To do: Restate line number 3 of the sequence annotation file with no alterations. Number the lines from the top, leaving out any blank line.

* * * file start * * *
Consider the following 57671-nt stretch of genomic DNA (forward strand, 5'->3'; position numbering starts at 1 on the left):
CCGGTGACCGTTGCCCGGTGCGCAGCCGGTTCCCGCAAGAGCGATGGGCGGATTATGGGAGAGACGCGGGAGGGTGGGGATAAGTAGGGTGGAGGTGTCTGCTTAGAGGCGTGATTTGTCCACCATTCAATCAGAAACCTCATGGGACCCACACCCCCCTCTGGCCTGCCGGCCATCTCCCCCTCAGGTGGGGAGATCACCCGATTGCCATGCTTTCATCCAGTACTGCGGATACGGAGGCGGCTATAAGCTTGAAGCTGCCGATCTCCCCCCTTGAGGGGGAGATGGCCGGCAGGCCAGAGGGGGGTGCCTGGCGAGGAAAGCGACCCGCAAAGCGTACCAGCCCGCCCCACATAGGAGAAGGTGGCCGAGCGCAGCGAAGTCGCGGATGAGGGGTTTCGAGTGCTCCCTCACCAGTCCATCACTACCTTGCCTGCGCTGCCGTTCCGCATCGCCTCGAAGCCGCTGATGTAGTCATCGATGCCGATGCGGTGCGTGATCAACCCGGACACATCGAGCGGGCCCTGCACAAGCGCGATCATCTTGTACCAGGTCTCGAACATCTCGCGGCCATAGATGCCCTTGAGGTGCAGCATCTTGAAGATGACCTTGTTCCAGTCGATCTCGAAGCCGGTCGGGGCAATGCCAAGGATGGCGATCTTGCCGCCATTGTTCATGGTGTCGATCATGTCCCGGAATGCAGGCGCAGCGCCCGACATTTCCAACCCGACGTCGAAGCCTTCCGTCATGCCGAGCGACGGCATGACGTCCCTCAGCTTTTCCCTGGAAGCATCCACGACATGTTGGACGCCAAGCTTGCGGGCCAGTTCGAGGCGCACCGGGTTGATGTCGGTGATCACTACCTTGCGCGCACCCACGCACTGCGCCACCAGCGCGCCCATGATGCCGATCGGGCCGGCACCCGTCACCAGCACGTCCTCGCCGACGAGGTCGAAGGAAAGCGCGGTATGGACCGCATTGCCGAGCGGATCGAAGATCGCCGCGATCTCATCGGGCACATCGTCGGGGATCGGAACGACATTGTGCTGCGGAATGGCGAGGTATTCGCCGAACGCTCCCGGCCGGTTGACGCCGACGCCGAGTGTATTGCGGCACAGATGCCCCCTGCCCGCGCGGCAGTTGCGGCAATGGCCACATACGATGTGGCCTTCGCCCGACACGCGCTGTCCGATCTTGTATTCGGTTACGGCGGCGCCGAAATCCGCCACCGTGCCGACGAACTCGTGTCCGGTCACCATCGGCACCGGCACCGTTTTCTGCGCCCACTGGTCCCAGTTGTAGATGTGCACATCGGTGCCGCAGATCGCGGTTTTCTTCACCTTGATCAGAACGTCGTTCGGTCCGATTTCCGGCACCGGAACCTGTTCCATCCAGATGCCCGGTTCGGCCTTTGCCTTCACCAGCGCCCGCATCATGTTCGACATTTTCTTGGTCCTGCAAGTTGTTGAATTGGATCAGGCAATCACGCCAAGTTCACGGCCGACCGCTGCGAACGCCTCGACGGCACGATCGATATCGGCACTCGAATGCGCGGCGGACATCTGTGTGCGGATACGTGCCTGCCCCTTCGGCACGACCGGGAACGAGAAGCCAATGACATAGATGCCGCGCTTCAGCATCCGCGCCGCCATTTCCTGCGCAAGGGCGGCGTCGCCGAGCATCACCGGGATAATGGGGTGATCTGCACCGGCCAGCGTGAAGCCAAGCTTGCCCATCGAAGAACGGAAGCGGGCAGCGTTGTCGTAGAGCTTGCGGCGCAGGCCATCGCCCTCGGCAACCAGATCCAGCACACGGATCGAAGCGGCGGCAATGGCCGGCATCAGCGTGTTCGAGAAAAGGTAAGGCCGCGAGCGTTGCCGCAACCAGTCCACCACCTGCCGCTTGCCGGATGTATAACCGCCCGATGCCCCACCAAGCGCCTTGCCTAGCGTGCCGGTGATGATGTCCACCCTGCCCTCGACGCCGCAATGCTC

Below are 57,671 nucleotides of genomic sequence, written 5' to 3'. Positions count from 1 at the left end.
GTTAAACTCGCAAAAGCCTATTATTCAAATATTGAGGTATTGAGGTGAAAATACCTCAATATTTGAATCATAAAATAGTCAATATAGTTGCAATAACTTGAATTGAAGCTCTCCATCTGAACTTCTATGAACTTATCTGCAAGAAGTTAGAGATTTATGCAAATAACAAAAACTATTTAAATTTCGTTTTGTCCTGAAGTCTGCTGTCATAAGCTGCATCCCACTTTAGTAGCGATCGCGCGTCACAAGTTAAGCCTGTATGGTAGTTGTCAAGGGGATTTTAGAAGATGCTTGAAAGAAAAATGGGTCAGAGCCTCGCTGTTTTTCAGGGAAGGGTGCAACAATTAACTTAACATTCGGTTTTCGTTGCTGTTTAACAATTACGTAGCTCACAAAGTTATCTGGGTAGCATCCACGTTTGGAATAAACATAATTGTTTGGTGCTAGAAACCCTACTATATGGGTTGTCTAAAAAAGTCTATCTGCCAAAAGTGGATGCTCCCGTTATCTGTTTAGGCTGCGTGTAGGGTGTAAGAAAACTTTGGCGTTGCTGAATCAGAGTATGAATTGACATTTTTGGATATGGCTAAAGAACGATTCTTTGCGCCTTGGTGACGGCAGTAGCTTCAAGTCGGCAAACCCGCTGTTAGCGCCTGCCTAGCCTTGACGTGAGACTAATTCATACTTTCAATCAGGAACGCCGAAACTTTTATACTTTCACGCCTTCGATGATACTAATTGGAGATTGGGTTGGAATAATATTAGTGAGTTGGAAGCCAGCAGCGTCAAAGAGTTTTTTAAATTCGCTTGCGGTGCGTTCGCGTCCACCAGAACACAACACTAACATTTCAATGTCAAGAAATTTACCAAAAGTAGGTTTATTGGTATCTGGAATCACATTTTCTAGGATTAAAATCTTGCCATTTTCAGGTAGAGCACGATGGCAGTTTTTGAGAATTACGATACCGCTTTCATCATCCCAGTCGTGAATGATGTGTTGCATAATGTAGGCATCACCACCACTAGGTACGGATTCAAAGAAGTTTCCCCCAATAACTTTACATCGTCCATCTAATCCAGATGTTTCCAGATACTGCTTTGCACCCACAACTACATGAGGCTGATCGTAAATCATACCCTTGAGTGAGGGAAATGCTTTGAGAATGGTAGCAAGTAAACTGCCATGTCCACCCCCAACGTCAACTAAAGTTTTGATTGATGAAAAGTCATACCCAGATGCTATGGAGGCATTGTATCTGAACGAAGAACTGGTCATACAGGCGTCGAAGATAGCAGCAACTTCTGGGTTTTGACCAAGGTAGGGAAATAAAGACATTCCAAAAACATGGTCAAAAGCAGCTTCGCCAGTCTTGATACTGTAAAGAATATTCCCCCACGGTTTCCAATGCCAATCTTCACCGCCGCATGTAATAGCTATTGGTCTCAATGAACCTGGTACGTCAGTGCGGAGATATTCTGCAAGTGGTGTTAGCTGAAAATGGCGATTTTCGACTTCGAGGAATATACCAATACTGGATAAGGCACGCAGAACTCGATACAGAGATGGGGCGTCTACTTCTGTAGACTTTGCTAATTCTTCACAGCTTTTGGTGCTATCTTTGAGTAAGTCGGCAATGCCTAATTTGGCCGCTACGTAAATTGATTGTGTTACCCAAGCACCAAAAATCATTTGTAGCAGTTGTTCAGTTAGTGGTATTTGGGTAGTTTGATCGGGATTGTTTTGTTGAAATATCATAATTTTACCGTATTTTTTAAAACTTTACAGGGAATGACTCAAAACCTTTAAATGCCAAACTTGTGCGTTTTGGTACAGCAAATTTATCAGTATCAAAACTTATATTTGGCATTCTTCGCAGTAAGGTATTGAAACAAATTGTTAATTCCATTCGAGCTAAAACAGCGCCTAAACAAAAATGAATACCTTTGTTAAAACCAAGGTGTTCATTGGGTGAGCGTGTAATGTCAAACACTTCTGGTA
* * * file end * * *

Below are 57,671 nucleotides of genomic sequence, written 5' to 3'. Positions count from 1 at the left end.